Hunter was born either in December 1886 or January 1887 at the notorious Hidden Hill Plantation located near Clouterville in Natchitoches Parrish, La. The plantation was supposedly the inspiration for the plantation in Harriet Beecher Stowe’s influential antislavery book “Uncle Tom’s Cabin,” which was first published in 1852. Hidden Hill is now sometimes called “Little Eva’s Plantation.”

Over the years, Cammie Henry, the owner of Melrose Plantation, entertained a variety of artists and writers, and after a 1939 visit, New Orleans artist Alberta Kinsey left some paints behind. This marked the beginning of Hunter’s career. She used the abandoned pigments to “mark a picture” on a window shade.

Hunter’s career was promoted by Melrose Plantation curator Francois Mignon, who supplied the artist with more paints and art supplies and took the finished paintings to the local drug store where (at one time) they sold for a dollar. On the outside of Hunter’s cabin, there was a sign that read, “Clementine Hunter, Artist, .25 cents to look.” We wonder if A. N. paid the .25 cents to look in 1972.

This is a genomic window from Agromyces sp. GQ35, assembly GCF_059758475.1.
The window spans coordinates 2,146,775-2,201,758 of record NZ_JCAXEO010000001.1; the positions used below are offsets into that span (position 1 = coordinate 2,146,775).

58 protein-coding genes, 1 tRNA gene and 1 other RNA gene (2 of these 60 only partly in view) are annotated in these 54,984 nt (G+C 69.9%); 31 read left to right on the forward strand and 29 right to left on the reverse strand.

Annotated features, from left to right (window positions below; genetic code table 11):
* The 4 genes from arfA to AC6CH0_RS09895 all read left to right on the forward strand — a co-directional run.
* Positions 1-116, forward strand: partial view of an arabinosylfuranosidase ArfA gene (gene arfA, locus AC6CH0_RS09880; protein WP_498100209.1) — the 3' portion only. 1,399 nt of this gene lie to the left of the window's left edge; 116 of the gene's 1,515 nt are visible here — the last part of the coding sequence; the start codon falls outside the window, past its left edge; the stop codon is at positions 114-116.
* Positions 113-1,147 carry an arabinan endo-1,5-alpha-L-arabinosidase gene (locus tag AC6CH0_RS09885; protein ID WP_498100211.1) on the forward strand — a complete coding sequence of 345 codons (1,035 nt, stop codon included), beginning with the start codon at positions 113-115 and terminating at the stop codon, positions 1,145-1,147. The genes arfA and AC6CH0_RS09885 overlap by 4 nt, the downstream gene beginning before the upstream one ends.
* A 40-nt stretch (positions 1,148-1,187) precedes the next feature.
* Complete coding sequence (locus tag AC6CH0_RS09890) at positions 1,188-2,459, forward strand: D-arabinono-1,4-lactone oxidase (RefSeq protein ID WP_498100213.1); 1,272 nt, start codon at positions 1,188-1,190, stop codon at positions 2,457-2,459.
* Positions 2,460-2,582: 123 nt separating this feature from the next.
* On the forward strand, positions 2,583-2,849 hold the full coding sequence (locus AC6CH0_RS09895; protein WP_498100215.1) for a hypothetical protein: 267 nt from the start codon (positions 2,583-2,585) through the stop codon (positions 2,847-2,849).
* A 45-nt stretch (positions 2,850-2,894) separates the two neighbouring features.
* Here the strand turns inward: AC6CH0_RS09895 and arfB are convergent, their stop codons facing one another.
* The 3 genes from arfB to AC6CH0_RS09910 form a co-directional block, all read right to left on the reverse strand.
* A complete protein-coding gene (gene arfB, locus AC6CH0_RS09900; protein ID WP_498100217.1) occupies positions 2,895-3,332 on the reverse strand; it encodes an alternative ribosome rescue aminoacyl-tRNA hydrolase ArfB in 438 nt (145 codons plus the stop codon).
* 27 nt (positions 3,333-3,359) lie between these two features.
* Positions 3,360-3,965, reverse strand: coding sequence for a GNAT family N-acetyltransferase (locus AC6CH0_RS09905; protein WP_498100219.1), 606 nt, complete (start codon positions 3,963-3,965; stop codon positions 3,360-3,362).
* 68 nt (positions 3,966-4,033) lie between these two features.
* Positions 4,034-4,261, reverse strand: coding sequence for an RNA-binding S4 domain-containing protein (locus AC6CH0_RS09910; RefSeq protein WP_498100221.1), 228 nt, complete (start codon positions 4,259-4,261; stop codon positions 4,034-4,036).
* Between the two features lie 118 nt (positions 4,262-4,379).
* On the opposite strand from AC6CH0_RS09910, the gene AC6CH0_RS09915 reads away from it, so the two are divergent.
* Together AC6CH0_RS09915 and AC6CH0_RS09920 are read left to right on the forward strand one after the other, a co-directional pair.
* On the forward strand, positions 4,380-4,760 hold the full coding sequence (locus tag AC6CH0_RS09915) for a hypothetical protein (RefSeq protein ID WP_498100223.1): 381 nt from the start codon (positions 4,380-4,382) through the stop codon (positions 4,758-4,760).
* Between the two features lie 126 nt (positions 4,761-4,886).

Hunter was a very prolific artist. It is said that she produced somewhere between 4,000 and 5,000 paintings before her death in 1988. Even though she was Creole, Hunter is sometimes referred to as “the black Grandma Moses,” and she created an important record of plantation life in the opening years of the 20th century.

It is a shame that A. N. failed to give us three vital pieces of information: the piece’s size, what it was painted on and how it is signed. Many of Hunter’s paintings are signed with her backwards “C” and “H” monogram, but sometimes they are signed on the back (verso) in pencil.